Hardly a day goes by that we don’t hear of some prominent celebrity or public figure being brought down by accusations of sexual harassment. In the #MeToo era, it can be easy to forget that just a few short years ago there was considerably less attention to the issue — a marker of how quickly social norms can change. Today, even the courts are starting to catch up with evolving public sentiment. And one of the biggest legal developments just unfolded here in our state, where the Washington Supreme Court announced a zero-tolerance approach to sexual harassment in places of public accommodation.
The new ruling, Floeting v. Group Health, Inc., arose from the case of a hospital employee who harassed a patient — on a repeated basis –while he was under the hospital’s care. The case falls under the Washington Law Against Discrimination (WLAD), which holds employers in places of public accommodation directly liable when their employees harass customers or members of the public.
As the Court ruling explained, “Employers are directly liable for the sexual harassment of members of the public by their employees, just as they would be if their employees turned away customers because of their race, religion, or sexual orientation.”
This imposes a different — and much more strict — standard for places of public accommodation in comparison to standard workplaces where sexual harassment may occur. But legal experts are already speculating that the effects will likely drift over to private businesses and indeed all workplaces, not just places of public accommodation. Molly Powell, an administrative judge for the U.S. Equal Employment Commission, wrote about the case’s implications here.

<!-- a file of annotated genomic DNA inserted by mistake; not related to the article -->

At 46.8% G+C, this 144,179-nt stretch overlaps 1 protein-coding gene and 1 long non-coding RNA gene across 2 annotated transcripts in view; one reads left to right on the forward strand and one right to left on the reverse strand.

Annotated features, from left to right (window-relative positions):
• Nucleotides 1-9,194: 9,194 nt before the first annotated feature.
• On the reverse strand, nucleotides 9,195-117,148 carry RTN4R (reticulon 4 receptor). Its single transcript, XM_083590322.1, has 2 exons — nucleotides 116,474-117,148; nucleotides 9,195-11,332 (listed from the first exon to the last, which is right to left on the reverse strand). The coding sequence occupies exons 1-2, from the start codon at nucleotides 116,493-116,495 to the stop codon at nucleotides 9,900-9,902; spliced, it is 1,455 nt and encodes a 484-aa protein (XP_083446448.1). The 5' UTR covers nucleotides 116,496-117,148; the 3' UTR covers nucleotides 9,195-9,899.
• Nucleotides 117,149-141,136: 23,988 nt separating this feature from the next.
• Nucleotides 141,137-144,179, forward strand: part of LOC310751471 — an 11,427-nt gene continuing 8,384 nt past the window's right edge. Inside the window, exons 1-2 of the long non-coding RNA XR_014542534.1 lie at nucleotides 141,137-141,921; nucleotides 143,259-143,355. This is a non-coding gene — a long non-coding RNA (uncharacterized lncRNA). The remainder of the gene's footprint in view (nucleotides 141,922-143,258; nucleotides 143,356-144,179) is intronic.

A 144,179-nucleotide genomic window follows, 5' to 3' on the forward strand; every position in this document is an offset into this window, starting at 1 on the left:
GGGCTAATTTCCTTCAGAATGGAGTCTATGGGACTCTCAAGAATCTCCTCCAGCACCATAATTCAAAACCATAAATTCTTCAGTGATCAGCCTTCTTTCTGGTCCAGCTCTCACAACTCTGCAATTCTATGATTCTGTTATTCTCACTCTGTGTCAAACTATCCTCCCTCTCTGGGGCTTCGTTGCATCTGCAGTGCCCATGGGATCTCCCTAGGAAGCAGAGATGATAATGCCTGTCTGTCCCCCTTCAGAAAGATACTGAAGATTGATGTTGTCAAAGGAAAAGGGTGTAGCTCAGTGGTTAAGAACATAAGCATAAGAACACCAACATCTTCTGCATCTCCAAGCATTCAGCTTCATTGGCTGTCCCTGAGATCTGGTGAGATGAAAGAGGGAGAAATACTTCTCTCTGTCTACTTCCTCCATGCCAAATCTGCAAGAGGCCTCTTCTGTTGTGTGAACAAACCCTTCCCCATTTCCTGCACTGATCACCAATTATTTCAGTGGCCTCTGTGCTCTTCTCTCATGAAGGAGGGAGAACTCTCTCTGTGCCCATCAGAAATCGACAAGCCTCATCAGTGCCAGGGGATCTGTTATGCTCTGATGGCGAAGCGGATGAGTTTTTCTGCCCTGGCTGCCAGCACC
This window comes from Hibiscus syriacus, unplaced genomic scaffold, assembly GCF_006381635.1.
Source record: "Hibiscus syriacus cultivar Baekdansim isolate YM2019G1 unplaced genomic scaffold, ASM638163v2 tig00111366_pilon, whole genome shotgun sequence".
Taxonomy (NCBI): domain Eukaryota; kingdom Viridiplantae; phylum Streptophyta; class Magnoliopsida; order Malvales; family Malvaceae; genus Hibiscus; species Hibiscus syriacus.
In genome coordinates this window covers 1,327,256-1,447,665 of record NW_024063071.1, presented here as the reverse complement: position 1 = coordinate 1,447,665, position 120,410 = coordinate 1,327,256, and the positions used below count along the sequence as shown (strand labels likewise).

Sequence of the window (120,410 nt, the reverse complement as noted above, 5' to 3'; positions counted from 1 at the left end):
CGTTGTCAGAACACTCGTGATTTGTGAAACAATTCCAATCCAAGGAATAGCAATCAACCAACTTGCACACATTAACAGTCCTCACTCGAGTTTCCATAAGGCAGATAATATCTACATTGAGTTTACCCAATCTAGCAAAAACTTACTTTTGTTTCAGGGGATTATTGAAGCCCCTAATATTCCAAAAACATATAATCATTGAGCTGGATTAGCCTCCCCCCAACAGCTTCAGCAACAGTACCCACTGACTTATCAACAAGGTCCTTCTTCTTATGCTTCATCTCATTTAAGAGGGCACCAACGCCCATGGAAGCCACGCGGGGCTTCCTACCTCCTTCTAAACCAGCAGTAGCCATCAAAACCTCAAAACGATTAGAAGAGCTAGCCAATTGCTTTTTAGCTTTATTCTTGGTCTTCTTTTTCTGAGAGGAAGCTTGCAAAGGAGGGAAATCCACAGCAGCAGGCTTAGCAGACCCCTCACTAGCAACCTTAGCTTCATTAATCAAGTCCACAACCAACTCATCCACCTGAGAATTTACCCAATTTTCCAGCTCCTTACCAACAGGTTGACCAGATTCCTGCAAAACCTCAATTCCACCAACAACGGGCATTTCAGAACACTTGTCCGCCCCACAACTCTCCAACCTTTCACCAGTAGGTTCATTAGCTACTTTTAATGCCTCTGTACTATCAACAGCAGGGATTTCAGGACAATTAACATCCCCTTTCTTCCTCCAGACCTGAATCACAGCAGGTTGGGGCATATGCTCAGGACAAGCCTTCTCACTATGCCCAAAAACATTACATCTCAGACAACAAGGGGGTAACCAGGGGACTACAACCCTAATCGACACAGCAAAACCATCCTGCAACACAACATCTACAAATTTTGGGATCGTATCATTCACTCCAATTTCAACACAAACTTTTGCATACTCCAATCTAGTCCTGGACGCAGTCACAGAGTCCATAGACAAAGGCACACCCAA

As Powell explains, the Court ruling stated that strict liability for any sexual harassment carried out by employees will motivate proprietors of places of public accommodation to take proactive and preventative steps against sexual harassment. These behaviors could be prevented through training, workshops, better supervision, and other measures. On the other hand, the single dissenting judge in Floeting v. Group Health voiced her concern that the strict liability laws would lead to “management by lawsuit.”
But there’s one thing everyone agrees upon: the zero-tolerance position toward sexual harassment will surely lead proprietors to re-examine their policies and efforts to stamp out harassment and discrimination through beefed up policies, quality training, and supervision.
“Going forward, we’ll likely see more protection for individuals who experience sexual harassment or other forms of discrimination in the workplace or in public places. That’s progress,” said Tim Emery, a partner with Emery Reddy law firm. Yet at the same time, Emery also acknowledged that these unlawful behaviors remain widespread in U.S. workplaces, and much more needs to be done to protect workers. His team has represented thousands of workers throughout Washington state who’ve experienced harassment, as well as wrongful termination, workplace discrimination, unlawful pay and leave practices, workplace injuries, and denied L&I claims.
If you need help with any employment, injury, or workers compensation dispute, contact the Emery Reddy team today.